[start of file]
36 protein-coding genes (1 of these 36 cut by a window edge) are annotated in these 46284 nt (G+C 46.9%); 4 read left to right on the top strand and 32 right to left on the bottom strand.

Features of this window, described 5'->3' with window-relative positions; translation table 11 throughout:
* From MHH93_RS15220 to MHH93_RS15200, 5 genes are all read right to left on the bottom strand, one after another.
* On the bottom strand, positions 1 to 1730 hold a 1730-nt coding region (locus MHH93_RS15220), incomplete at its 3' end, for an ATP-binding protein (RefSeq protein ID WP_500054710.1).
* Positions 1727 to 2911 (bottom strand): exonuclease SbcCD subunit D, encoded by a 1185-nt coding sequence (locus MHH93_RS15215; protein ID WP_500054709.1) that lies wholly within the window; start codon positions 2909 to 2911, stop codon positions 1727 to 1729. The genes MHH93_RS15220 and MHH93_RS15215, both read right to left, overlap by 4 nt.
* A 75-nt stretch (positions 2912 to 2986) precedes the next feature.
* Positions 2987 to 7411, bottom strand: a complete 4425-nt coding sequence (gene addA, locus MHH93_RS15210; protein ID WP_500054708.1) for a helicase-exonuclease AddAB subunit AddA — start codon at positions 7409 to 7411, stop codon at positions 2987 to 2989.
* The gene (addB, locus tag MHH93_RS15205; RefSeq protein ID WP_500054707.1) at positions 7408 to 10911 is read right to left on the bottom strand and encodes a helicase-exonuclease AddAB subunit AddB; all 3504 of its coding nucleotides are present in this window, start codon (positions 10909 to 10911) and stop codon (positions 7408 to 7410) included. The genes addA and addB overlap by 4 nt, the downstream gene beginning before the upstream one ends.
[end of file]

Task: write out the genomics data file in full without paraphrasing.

36 protein-coding genes (1 of these 36 cut by a window edge) are annotated in these 46284 nt (G+C 46.9%); 4 read left to right on the top strand and 32 right to left on the bottom strand.

Features of this window, described 5'->3' with window-relative positions; translation table 11 throughout:
* From MHH93_RS15220 to MHH93_RS15200, 5 genes are all read right to left on the bottom strand, one after another.
* On the bottom strand, positions 1 to 1730 hold a 1730-nt coding region (locus MHH93_RS15220), incomplete at its 3' end, for an ATP-binding protein (RefSeq protein ID WP_500054710.1).
* Positions 1727 to 2911 (bottom strand): exonuclease SbcCD subunit D, encoded by a 1185-nt coding sequence (locus MHH93_RS15215; protein ID WP_500054709.1) that lies wholly within the window; start codon positions 2909 to 2911, stop codon positions 1727 to 1729. The genes MHH93_RS15220 and MHH93_RS15215, both read right to left, overlap by 4 nt.
* A 75-nt stretch (positions 2912 to 2986) precedes the next feature.
* Positions 2987 to 7411, bottom strand: a complete 4425-nt coding sequence (gene addA, locus MHH93_RS15210; protein ID WP_500054708.1) for a helicase-exonuclease AddAB subunit AddA — start codon at positions 7409 to 7411, stop codon at positions 2987 to 2989.
* The gene (addB, locus tag MHH93_RS15205; RefSeq protein ID WP_500054707.1) at positions 7408 to 10911 is read right to left on the bottom strand and encodes a helicase-exonuclease AddAB subunit AddB; all 3504 of its coding nucleotides are present in this window, start codon (positions 10909 to 10911) and stop codon (positions 7408 to 7410) included. The genes addA and addB overlap by 4 nt, the downstream gene beginning before the upstream one ends.